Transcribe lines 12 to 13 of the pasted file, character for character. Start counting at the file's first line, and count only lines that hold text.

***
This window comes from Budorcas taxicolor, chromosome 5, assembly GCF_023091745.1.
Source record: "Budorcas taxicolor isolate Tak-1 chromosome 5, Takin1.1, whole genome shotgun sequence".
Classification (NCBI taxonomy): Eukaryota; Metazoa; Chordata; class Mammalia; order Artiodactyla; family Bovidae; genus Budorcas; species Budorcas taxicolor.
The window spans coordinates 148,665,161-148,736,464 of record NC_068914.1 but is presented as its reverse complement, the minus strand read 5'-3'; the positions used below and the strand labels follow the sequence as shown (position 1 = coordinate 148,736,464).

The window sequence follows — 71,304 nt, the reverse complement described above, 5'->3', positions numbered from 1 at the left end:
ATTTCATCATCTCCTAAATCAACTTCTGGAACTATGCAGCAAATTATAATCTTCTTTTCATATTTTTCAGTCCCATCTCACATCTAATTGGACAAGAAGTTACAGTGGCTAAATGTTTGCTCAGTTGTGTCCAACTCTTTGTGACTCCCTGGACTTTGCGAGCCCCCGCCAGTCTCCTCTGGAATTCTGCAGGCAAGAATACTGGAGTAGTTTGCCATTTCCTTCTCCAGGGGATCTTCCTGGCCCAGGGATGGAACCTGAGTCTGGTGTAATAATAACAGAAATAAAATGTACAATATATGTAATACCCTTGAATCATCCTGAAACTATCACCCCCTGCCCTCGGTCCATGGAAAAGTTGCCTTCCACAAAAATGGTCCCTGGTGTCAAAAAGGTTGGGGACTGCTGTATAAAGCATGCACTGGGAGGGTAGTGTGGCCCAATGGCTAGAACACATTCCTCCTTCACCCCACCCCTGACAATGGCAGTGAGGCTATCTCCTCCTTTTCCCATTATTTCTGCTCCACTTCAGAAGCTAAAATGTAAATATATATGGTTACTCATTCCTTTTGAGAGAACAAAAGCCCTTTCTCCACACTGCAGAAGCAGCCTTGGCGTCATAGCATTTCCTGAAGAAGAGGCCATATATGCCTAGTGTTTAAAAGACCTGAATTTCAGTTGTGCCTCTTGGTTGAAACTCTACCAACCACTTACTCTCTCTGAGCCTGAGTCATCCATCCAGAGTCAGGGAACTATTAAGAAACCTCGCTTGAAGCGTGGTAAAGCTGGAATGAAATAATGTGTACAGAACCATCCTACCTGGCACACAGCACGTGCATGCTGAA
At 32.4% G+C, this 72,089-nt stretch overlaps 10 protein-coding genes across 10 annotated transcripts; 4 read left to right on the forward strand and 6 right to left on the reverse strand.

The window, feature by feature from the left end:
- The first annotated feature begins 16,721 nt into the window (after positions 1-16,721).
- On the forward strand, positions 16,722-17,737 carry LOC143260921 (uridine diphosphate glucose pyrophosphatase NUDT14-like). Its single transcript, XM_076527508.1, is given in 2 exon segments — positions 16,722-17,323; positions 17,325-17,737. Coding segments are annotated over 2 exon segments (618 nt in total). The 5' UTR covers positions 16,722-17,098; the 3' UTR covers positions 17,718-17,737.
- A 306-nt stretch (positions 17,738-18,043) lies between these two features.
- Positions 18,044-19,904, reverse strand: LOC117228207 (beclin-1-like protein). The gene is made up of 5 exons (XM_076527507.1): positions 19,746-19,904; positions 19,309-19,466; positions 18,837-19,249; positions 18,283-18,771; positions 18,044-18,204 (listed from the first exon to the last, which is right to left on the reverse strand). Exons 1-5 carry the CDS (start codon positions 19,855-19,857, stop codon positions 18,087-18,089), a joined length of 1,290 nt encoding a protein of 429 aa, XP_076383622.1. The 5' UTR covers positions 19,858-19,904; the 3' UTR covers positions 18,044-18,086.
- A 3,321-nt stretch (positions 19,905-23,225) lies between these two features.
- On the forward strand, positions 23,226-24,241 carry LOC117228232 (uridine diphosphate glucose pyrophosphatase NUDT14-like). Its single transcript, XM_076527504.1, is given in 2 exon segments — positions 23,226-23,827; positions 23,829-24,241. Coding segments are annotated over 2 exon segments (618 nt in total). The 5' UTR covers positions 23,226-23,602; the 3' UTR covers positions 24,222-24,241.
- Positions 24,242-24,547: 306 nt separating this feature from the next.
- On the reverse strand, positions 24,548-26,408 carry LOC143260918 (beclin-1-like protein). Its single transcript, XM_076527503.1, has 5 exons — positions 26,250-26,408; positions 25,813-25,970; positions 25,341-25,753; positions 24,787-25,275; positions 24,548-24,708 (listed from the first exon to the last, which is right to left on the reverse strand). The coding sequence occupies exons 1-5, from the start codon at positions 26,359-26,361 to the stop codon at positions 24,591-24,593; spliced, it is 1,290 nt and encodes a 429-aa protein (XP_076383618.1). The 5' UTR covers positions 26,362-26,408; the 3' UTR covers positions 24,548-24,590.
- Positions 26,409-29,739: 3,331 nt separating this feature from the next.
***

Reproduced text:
- Positions 18,044-19,904, reverse strand: LOC117228207 (beclin-1-like protein). The gene is made up of 5 exons (XM_076527507.1): positions 19,746-19,904; positions 19,309-19,466; positions 18,837-19,249; positions 18,283-18,771; positions 18,044-18,204 (listed from the first exon to the last, which is right to left on the reverse strand). Exons 1-5 carry the CDS (start codon positions 19,855-19,857, stop codon positions 18,087-18,089), a joined length of 1,290 nt encoding a protein of 429 aa, XP_076383622.1. The 5' UTR covers positions 19,858-19,904; the 3' UTR covers positions 18,044-18,086.
- A 3,321-nt stretch (positions 19,905-23,225) lies between these two features.